Based on those findings, it is clear that banks aspire to create a seamless experience across channels and reduce reliance on the branch for transactions. This is a win-win shift for FSIs and customers alike. For banks, there are significant cost savings, and customers gain a more convenient and seamless banking experience. Further, research from Bain indicates that omnichannel customers are more loyal to their primary bank than those that only bank in one channel.

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New Grocery Players and How to React

April 18th, 2017 | Posted by APT in Retail - (Comments Off on New Grocery Players and How to React)

News that limited-assortment grocery chain Lidl plans to open its first U.S. locations this summer has likely already catalyzed grocers’ efforts to refine their strategies in preparation for the competitive incursion. Recent reports show that even fellow European grocer ALDI – which has already established a presence in the U.S. – is also reacting, embarking on a remodel initiative across markets, including those where Lidl is expected to open its first stores.

European discount grocers are not the only disruptors grocery retailers are facing. As other grocers successfully innovate in response to increased competition from online, convenience, and big box players, all grocery chains must evolve to keep pace.

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So Many SKUs, So Little Space

April 14th, 2017 | Posted by APT in Manufacturing - (Comments Off on So Many SKUs, So Little Space)

The number of SKUs in stores has tripled since the 1980s – but sales have not grown at the same pace. Now, many retailers are reducing the vast number of products and pack sizes offered in-store in an effort to create a more streamlined shopping experience, simplify supply chain logistics, and reduce out-of-stocks. As a result, shelf space is increasingly constrained.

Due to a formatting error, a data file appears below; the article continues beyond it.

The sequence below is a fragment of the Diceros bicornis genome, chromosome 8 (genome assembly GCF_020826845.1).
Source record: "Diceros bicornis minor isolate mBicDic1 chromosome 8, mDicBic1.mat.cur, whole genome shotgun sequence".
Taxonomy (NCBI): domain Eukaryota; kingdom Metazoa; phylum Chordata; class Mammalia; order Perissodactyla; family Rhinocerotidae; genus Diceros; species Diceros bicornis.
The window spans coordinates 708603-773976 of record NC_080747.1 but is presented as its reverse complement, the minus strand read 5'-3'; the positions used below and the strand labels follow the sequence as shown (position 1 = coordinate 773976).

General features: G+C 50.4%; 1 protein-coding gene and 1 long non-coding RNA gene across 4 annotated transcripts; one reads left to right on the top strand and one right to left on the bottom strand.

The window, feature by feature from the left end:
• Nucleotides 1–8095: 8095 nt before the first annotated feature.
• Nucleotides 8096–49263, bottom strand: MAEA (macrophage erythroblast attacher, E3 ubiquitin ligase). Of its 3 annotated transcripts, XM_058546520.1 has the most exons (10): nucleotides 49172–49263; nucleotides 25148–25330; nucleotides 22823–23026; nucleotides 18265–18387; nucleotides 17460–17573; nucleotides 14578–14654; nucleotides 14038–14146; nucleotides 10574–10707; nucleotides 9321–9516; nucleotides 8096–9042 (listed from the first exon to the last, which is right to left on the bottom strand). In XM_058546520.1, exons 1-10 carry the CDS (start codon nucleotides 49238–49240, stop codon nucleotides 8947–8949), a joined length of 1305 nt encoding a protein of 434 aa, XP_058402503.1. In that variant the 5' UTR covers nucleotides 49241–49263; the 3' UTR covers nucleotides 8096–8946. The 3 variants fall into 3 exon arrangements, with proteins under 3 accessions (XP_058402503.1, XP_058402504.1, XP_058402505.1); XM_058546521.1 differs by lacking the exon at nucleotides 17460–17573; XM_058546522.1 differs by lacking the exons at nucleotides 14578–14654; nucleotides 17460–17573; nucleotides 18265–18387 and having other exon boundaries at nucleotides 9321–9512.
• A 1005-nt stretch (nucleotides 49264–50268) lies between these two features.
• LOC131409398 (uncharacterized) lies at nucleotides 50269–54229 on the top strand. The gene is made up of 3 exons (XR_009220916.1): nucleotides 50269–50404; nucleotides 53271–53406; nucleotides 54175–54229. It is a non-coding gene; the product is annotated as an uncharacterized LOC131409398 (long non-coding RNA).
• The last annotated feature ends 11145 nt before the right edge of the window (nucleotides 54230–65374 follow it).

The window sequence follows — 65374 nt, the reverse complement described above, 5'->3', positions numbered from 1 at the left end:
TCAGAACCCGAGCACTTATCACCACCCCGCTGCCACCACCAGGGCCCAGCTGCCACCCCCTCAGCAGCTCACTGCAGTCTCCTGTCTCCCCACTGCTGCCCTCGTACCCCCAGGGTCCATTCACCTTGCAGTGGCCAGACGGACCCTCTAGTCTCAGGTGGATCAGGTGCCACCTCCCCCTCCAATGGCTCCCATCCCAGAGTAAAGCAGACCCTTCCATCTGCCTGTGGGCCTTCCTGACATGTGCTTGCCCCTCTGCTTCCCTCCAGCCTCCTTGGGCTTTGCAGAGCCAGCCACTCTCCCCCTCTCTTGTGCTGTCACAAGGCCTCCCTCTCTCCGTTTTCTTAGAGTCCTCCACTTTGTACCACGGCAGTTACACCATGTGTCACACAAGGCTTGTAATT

This shift creates greater pressure for consumer packaged goods organizations (CPGs) to optimize their in-store assortment. With fewer items on the shelf, CPGs must be as strategic as possible with the products they do offer. Quantifying the impact of each assortment change will help organizations make smarter decisions about which products to prioritize to fuel growth.

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The Importance of Testing in a Post-Merger Environment

April 12th, 2017 | Posted by APT in Retail - (Comments Off on The Importance of Testing in a Post-Merger Environment)

In recent years, there have been many mergers and acquisitions (M&A) in the retail industry. Examples range from Albertsons’ merger with Safeway to Kroger’s acquisitions of Harris Teeter and Roundy’s, to Alimentation Couche-Tarde’s acquisition of CST Brands and Chilean operator COPEC’s acquisition of all MAPCO stores. In a post-merger environment, there are inevitably competing business priorities; this period is one of the most critical times to cross-pollinate ideas from both organizations and identify where there are winning strategies. Failing to evaluate the best ideas across the organization can be a big missed opportunity for many companies.